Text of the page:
I hate using canned broth–almost as much as I detest those little dusty bouillon cubes in the foil wrappers. I try to keep homemade chicken broth or stock on hand, but I always manage to run out, especially during the soup season. And how are you supposed to chip a quarter cup of liquid off a giant frozen lump? More often than I care to admit, I run to my little jar of chicken-flavored, gold-wrapped salt and pretend it’ll turn into broth. Gross.
Want to know a secret? Making homemade chicken stock isn’t all that hard. In fact, you can do it overnight in a crock pot, wake up to a delicious aroma, and pretend you slaved all day (or night) when in fact you just threw a bunch of scraps together and hit the switch.
This recipe is actually two-for-one: you start with a beautiful, tender, slow-cooked whole chicken for dinner, then turn the leftover bones and juices into a delicious stock (or is it a broth? I can never keep them straight). In fact, you can even reserve the breast meat for another recipe, like my mom’s delicious chicken a la king (more on that another time). I’m including instructions for a super basic roast chicken as well as some alternate versions. You can certainly add or subtract ingredients as you see fit–there’s plenty of inspiration out there (here’s one of my favorites, although I omit the lemon). The instructions here are my own, although I got all the ideas from my friend DoRena.
Slow Cooker Roast Chicken (Basic Version)
Time: 4-6 hours
Serves about 4, depending on size of chicken (or use as a meal for 2 and save leftover meat for another recipe)
whole chicken, small enough to fit in your crock pot
1-2 large onions, peeled and cut into 1-inch chunks
5-6 garlic cloves, peeled
1/4 cup cooking sherry (optional)
2-3 T. olive oil
dried or chopped fresh herbs, such as thyme and rosemary
fresh-ground black pepper
Rinse chicken and pat dry (don’t forget to remove the giblets; you can either toss them or refrigerate them for the stock). In bottom of crock pot liner, place onion pieces and garlic cloves; sprinkle with sherry, if desired. Set chicken on top, breast down (this allows the breast meat to simmer in its own juices, keeping it moist).* Brush top and sides of chicken with olive oil; sprinkle with herbs, salt, and pepper.
Cover and cook on low for 4-6 hours, until chicken reaches an internal temperature of 160 F. (Cooking time will depend on the size of the chicken, of course; I usually just let it go 6 hours without checking and it’s ready by then. You might want to check a particularly small chicken after 4 hours and again every hour. Avoid opening the crock pot too often, as it increases cooking time.)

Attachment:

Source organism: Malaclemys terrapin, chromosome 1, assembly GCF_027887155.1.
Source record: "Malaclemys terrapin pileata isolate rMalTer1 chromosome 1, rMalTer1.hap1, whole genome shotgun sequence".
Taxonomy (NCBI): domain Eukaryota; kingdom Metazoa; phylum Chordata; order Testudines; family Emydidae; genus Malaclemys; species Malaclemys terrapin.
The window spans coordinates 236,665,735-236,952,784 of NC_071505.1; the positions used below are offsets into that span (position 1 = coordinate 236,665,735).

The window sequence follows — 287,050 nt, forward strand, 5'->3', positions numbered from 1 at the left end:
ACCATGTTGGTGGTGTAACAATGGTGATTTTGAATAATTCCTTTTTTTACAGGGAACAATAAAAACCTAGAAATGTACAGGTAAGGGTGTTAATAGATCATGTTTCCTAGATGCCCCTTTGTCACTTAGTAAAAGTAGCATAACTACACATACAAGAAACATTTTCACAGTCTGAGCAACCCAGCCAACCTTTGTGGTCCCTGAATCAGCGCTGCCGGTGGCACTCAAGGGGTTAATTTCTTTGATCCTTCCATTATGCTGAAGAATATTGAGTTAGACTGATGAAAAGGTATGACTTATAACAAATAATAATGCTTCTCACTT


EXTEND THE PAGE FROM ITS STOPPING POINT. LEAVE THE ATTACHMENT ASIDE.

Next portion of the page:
Remove chicken and onions to a serving dish (use large serving forks to scoop it up, as the chicken tends to fall apart). Let juices rest in the covered crock pot (I turn it off or on warm). Set aside all bones and skin for stock (I set a bowl on the table for scraps–this is admittedly not the most beautiful dish to serve company).
Slow Cooker Roast Chicken (Roast Veggies Version)
Prepare as described above, but to the onions and garlic, add one or both of the following:
3-4 carrots, peeled and cut into 2-inch chunks
1 lb. potatoes (any variety), scrubbed and cut into 2-inch chunks
Slow Cooker Roast Chicken (Broiler Version)
Prepare as described above, but before serving, carefully place chicken in a metal 9×13 pan (or other broiler-safe dish). Broil on high 4-5 minutes or until skin is browned and crispy (keep an eye on it).
*Note: If you’re planning on broiling the chicken, I recommend cooking it breast side up in the crock pot. That way, the breast will already be covered in olive oil and herbs, and you won’t have to worry about trying to flip it before broiling.
Slow Cooker Chicken Stock
Time: 8 hours or overnight
bones, skin, cartilage, and giblets (optional) from whole cooked chicken
juices remaining in slow cooker from whole cooked chicken
1 bay leaf
1 T. whole peppercorns
leftover vegetable peelings or trimmings (optional)
cold tap water
Return chicken carcass, skin, and giblets, if desired, to juices in crock pot. I usually throw any leftover cooked onions and garlic back in there, too. Add bay leaf and peppercorns. If you have any vegetable peelings on hand (some ambitious people save them in the freezer for stock), toss those in too. Add water to about 1 1/2 inches below top of liner. Cover and cook on low overnight (about 8 hours).
Remove lid and allow to cool slightly. Use tongs or a slotted spoon to remove as many bones and scraps as possible; discard. Set a mesh strainer over a large bowl; ladle stock through strainer into bowl to remove any remaining scraps.
Cover bowl and refrigerate about 24 hours. This optional step allows fat to rise to the top and solidify, making it easy to remove with a large spoon. Removing the fat results in a clearer stock (and, of course, a lower fat one).
Freeze any stock that will not be used within a day or two. I like to freeze it in one- or two-cup increments for use in soups (clean sour cream containers are perfect for this). You can also use a muffin pan to freeze stock in 1/4-cup amounts for recipes that call for smaller amounts of broth/stock. Once the liquid is frozen solid, run hot tap water over the underside of the muffin pan until the “cubes” are released. Refreeze in gallon zip-top bags (I like to keep them in a single layer so they don’t stick together).